What it takes to make a good record is a debate for the ages. In the case of this reviewer, perhaps I’ve lowered some standards, but all I ask for is three solid tracks. Anyone can get lucky with one hit and given an infinite number of monkeys and an infinite recording budget, they can come up with a second hit and, before you know it, you’ve got Fush Yu Mang on your hands. Lucky for us, the infinite number of monkeys live in L.A. and often take stage names like McGrath, Jenkins and Collective Soul. (In an interesting aside, ladies on Metal-Sludge.com report that McGrath likes to be peed on. — Careful, don’t bang on the cage bars or he may hurl feces at you.)

What I mean is that Messrs. Jenkins, McGrath, Alexakis, Smash Mouth and Collective Soul and any number of others can write a hit song — hell, they can even write two — but which among them has had three hits on an album? None. They can only hope to spend some time away from the public and return with a shabby re-write of their other hit two years later.

What bearing this has on Mirwais is slim, but I’ve wanted to say it for some time.

Mirwais produced Madonna’s latest “effort,” Music. Like Orbit before him, now he gets to release a record of his own.

As I sat down with the Mirwais disc last night, I was instantly moved, literally. The first track, “Disco Science,” is everything beautiful about Gallic house music: steady, heady drums, foggy bass, weird electronic noises and little else. Soaring electronics dive-bomb the listener through the course of the song and Mirwais introduces some guitars to space it out. There’s three and a half minutes of this and then onto track two. One could ask for little more. (Incidentally, Mirwais, so you know you’re not fooling anyone, I sussed out that “weird electronic noise” as the distorted vocal from the Breeder’s “Cannonball” as soon as I donned the headphones.)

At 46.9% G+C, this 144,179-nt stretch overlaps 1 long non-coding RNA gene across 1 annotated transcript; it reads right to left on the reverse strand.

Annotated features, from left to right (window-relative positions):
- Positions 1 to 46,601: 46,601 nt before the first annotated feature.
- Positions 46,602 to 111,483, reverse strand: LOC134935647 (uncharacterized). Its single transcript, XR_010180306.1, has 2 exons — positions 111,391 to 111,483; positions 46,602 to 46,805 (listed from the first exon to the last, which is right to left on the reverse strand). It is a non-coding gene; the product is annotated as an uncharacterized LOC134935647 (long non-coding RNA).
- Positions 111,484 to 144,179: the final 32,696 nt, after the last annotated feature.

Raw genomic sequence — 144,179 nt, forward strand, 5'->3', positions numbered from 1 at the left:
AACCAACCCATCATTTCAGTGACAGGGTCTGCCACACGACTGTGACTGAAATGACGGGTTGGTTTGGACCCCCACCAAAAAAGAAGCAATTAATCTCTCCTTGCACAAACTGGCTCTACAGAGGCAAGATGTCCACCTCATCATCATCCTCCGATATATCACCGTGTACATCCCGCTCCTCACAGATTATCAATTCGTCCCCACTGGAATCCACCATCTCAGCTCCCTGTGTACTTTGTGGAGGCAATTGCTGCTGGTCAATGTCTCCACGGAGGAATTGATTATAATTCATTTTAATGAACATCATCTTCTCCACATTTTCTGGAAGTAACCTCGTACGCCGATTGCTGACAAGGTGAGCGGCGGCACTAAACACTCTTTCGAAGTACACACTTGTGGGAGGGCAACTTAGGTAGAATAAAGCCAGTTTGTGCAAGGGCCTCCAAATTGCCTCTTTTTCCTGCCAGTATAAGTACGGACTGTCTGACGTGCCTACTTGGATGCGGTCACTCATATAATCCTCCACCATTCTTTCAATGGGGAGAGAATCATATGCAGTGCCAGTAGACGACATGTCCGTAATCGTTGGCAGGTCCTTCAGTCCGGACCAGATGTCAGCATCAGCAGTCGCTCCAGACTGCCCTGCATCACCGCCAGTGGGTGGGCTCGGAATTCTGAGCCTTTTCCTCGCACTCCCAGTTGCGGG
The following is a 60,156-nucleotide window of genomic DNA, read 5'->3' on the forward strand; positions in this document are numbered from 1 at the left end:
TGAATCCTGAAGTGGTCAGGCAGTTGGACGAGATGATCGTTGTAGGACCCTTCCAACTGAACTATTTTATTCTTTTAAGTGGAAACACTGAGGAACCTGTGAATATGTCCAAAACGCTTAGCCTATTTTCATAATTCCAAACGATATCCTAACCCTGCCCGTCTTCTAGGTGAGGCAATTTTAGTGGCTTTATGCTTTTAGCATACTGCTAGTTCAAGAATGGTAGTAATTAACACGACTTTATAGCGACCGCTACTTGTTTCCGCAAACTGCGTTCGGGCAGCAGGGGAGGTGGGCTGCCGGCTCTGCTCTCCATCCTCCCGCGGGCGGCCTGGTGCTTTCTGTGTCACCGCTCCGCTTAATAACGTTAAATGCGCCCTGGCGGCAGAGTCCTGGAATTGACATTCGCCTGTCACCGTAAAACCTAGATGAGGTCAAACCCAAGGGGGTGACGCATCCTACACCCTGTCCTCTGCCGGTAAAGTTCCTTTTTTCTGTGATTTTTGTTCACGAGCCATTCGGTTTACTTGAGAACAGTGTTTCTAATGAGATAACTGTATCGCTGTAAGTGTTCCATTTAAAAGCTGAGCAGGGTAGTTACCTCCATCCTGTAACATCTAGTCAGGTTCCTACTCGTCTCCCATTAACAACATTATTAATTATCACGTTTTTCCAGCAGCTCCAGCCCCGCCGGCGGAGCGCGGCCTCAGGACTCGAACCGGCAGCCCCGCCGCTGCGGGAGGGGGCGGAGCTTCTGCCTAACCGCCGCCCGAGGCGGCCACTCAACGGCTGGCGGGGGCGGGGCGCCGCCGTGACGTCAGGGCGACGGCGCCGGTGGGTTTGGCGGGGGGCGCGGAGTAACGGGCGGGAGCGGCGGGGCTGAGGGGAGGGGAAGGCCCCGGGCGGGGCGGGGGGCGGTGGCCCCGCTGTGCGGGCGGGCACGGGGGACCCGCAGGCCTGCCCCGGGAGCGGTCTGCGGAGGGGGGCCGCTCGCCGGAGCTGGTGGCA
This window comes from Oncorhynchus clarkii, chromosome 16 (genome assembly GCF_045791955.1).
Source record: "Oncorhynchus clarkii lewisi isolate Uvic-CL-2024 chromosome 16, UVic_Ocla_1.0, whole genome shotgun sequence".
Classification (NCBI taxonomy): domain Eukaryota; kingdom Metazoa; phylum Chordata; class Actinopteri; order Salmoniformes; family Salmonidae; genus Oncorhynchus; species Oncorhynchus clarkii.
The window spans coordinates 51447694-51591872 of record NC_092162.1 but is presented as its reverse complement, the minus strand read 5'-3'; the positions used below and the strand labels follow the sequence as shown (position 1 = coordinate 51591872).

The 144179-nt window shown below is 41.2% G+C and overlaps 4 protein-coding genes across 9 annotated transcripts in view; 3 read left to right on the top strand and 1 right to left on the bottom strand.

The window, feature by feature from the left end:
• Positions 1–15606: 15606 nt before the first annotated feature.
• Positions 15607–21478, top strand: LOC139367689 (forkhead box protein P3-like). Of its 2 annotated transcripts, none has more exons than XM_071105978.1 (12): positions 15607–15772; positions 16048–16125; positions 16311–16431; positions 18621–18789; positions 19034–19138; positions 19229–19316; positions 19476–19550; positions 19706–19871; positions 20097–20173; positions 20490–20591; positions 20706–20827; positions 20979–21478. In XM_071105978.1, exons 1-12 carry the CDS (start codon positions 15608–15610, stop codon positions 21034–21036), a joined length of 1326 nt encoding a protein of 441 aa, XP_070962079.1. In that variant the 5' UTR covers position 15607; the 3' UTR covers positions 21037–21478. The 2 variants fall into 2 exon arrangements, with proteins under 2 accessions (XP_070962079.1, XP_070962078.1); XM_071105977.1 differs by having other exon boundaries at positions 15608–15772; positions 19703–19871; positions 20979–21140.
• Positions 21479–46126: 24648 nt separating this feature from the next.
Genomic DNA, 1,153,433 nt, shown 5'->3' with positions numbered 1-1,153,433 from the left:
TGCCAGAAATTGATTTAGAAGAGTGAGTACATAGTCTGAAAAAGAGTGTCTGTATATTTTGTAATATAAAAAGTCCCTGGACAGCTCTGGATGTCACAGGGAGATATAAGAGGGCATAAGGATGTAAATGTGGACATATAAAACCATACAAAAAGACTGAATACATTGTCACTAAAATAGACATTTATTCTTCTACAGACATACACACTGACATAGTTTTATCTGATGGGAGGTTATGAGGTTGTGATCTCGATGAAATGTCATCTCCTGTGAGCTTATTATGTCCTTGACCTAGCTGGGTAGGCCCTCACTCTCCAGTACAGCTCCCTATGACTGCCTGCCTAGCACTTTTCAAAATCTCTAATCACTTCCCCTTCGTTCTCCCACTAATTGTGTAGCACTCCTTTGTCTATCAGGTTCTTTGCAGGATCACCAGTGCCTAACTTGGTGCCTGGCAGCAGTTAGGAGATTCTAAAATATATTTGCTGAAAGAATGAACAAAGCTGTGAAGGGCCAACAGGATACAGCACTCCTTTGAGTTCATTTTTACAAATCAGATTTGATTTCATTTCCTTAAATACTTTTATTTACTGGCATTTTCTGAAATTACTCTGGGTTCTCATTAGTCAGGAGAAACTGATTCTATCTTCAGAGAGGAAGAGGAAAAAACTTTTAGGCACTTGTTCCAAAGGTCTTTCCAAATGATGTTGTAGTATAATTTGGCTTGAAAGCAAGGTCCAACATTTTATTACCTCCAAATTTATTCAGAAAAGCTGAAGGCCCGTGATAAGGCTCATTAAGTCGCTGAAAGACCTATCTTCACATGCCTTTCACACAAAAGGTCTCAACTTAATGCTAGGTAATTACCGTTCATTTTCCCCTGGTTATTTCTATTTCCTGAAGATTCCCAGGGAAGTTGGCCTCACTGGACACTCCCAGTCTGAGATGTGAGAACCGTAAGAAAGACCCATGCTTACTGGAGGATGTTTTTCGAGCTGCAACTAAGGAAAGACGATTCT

Track Two, “Na├»ve Song,” is more of the same with vocals. Like some tracks on the Mirwais-produced Music by Madonna, it seems a bit formulaic. But it’s a good formula. Mirwais’s vocals are nothing as annoying as Madonna’s and are tweaked and effected enough to keep this from being a pop song. Mirwais makes the mistake of including the most insufferable track from the Madonna album, “Paradise (Not For Me),” later on Production and kills his mystique and the hope that Music was just a cash grab.

The fourth track, “I Can’t Wait,” returns to the smoke machines and disco lights of “Disco Science.” It’s a page right out of the Daft Punk handbook — drum and single note bass line on every beat at the beginning of the song. The track is dancier than anything on Music. The little outer-space noises are pretty damn cool and like “Disco Science,” it leaves you wanting more.

Unfortunately, more is not to be delivered. The balance of the album fluctuates between slow experiments — which sound like mediations with computer software — and haphazard upbeat numbers. There’s a stab at garage “Definitive Beat” which is altogether too noisy to fit in with the rest of the record. There’s the aforementioned Madonna track. And curiously, there’s “Never Young Again” which sounds like a track created out of left over Music samples. There are the drumbeat of “Music” and some of its sound effects and the sampled strings of “Don’t Tell Me.” In addition, other superfluous noises come and go. As one might expect from a five minute collage of a Madonna album, there are good parts and bad. Unfortunately, the self-referential nature of the track prevents it from being heard as its own piece.

The conundrum of being a dance-music-producer releasing an album is one that few solve in any acceptable way. So far, none of the big names have followed the route of Daft Punk and Fatboy Slim (on You’ve Come A Long Way Baby) and released a wall-to-wall dance record. Daft Punk realized that house music is little more than a steady beat and a fluid bass line and stripped their music bare save these essentials which they repeated in 5 minute doses underneath different noises. Fatboy Slim should realize the same as his new record, full of too-clever production and bereft of the fun, stupid beats of Baby, falls on its face.

Like Basement Jaxx, Mirwais suffers under the illusion that his dance music audience wants to hear him make non-dancey noises. Or perhaps that’s not fair — perhaps Mirwais’s and Basement Jaxx’s record companies suffer that illusion. Epic should release a 12″ of “Disco Science” and “I Can’t Wait” and tell Mirwais to go back to the drawing board.

For now anyway, I don’t have to amend my determination that it takes three songs to make a good record. Mirwais has got two and a half.